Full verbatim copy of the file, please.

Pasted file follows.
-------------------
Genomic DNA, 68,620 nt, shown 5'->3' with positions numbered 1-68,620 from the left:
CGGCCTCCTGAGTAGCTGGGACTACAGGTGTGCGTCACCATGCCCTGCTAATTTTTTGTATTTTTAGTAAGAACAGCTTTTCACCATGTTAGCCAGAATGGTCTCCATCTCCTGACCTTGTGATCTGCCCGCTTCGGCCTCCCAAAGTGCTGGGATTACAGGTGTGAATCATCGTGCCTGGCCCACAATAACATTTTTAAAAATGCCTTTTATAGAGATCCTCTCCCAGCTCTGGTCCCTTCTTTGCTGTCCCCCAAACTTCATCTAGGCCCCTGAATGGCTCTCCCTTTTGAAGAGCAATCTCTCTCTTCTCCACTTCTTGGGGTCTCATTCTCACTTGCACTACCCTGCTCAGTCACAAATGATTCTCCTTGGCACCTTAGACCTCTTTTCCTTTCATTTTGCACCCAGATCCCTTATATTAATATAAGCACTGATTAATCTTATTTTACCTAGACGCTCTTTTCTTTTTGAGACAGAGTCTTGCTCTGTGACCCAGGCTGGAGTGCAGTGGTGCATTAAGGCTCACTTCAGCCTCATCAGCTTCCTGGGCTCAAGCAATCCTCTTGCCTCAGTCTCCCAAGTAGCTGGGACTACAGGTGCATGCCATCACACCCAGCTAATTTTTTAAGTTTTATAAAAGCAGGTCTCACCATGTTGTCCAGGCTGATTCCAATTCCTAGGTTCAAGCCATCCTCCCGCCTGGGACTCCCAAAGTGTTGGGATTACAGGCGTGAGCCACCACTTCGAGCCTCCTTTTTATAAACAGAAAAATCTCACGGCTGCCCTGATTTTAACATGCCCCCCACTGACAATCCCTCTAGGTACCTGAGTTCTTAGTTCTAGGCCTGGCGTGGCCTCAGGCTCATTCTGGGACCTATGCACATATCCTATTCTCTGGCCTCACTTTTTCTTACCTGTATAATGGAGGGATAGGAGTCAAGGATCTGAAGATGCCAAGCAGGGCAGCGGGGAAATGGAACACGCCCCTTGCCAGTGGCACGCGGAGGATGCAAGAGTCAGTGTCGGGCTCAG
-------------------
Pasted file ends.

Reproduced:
Genomic DNA, 68,620 nt, shown 5'->3' with positions numbered 1-68,620 from the left:
CGGCCTCCTGAGTAGCTGGGACTACAGGTGTGCGTCACCATGCCCTGCTAATTTTTTGTATTTTTAGTAAGAACAGCTTTTCACCATGTTAGCCAGAATGGTCTCCATCTCCTGACCTTGTGATCTGCCCGCTTCGGCCTCCCAAAGTGCTGGGATTACAGGTGTGAATCATCGTGCCTGGCCCACAATAACATTTTTAAAAATGCCTTTTATAGAGATCCTCTCCCAGCTCTGGTCCCTTCTTTGCTGTCCCCCAAACTTCATCTAGGCCCCTGAATGGCTCTCCCTTTTGAAGAGCAATCTCTCTCTTCTCCACTTCTTGGGGTCTCATTCTCACTTGCACTACCCTGCTCAGTCACAAATGATTCTCCTTGGCACCTTAGACCTCTTTTCCTTTCATTTTGCACCCAGATCCCTTATATTAATATAAGCACTGATTAATCTTATTTTACCTAGACGCTCTTTTCTTTTTGAGACAGAGTCTTGCTCTGTGACCCAGGCTGGAGTGCAGTGGTGCATTAAGGCTCACTTCAGCCTCATCAGCTTCCTGGGCTCAAGCAATCCTCTTGCCTCAGTCTCCCAAGTAGCTGGGACTACAGGTGCATGCCATCACACCCAGCTAATTTTTTAAGTTTTATAAAAGCAGGTCTCACCATGTTGTCCAGGCTGATTCCAATTCCTAGGTTCAAGCCATCCTCCCGCCTGGGACTCCCAAAGTGTTGGGATTACAGGCGTGAGCCACCACTTCGAGCCTCCTTTTTATAAACAGAAAAATCTCACGGCTGCCCTGATTTTAACATGCCCCCCACTGACAATCCCTCTAGGTACCTGAGTTCTTAGTTCTAGGCCTGGCGTGGCCTCAGGCTCATTCTGGGACCTATGCACATATCCTATTCTCTGGCCTCACTTTTTCTTACCTGTATAATGGAGGGATAGGAGTCAAGGATCTGAAGATGCCAAGCAGGGCAGCGGGGAAATGGAACACGCCCCTTGCCAGTGGCACGCGGAGGATGCAAGAGTCAGTGTCGGGCTCAG